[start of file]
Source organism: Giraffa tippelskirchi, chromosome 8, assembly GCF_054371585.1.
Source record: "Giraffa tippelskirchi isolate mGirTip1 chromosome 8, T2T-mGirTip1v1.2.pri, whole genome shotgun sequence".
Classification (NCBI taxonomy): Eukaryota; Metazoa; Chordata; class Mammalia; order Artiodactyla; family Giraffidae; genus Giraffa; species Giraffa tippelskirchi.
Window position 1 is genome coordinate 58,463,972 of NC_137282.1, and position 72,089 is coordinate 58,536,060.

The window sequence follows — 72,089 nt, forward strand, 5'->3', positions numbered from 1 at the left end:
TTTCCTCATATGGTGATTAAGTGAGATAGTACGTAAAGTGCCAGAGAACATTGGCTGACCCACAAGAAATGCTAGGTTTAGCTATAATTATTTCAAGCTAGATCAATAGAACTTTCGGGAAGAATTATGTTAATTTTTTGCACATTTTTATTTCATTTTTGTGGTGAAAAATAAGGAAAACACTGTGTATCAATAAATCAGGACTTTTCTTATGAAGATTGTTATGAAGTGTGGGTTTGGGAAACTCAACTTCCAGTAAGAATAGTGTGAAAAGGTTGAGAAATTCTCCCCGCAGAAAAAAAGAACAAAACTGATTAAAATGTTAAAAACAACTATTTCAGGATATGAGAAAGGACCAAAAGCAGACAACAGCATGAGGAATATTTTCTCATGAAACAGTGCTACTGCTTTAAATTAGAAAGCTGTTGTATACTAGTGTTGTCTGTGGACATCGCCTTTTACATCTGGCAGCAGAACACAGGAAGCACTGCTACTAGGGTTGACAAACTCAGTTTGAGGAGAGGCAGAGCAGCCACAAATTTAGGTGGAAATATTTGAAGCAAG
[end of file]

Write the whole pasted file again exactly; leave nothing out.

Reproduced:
Source organism: Giraffa tippelskirchi, chromosome 8, assembly GCF_054371585.1.
Source record: "Giraffa tippelskirchi isolate mGirTip1 chromosome 8, T2T-mGirTip1v1.2.pri, whole genome shotgun sequence".
Classification (NCBI taxonomy): Eukaryota; Metazoa; Chordata; class Mammalia; order Artiodactyla; family Giraffidae; genus Giraffa; species Giraffa tippelskirchi.
Window position 1 is genome coordinate 58,463,972 of NC_137282.1, and position 72,089 is coordinate 58,536,060.

The window sequence follows — 72,089 nt, forward strand, 5'->3', positions numbered from 1 at the left end:
TTTCCTCATATGGTGATTAAGTGAGATAGTACGTAAAGTGCCAGAGAACATTGGCTGACCCACAAGAAATGCTAGGTTTAGCTATAATTATTTCAAGCTAGATCAATAGAACTTTCGGGAAGAATTATGTTAATTTTTTGCACATTTTTATTTCATTTTTGTGGTGAAAAATAAGGAAAACACTGTGTATCAATAAATCAGGACTTTTCTTATGAAGATTGTTATGAAGTGTGGGTTTGGGAAACTCAACTTCCAGTAAGAATAGTGTGAAAAGGTTGAGAAATTCTCCCCGCAGAAAAAAAGAACAAAACTGATTAAAATGTTAAAAACAACTATTTCAGGATATGAGAAAGGACCAAAAGCAGACAACAGCATGAGGAATATTTTCTCATGAAACAGTGCTACTGCTTTAAATTAGAAAGCTGTTGTATACTAGTGTTGTCTGTGGACATCGCCTTTTACATCTGGCAGCAGAACACAGGAAGCACTGCTACTAGGGTTGACAAACTCAGTTTGAGGAGAGGCAGAGCAGCCACAAATTTAGGTGGAAATATTTGAAGCAAG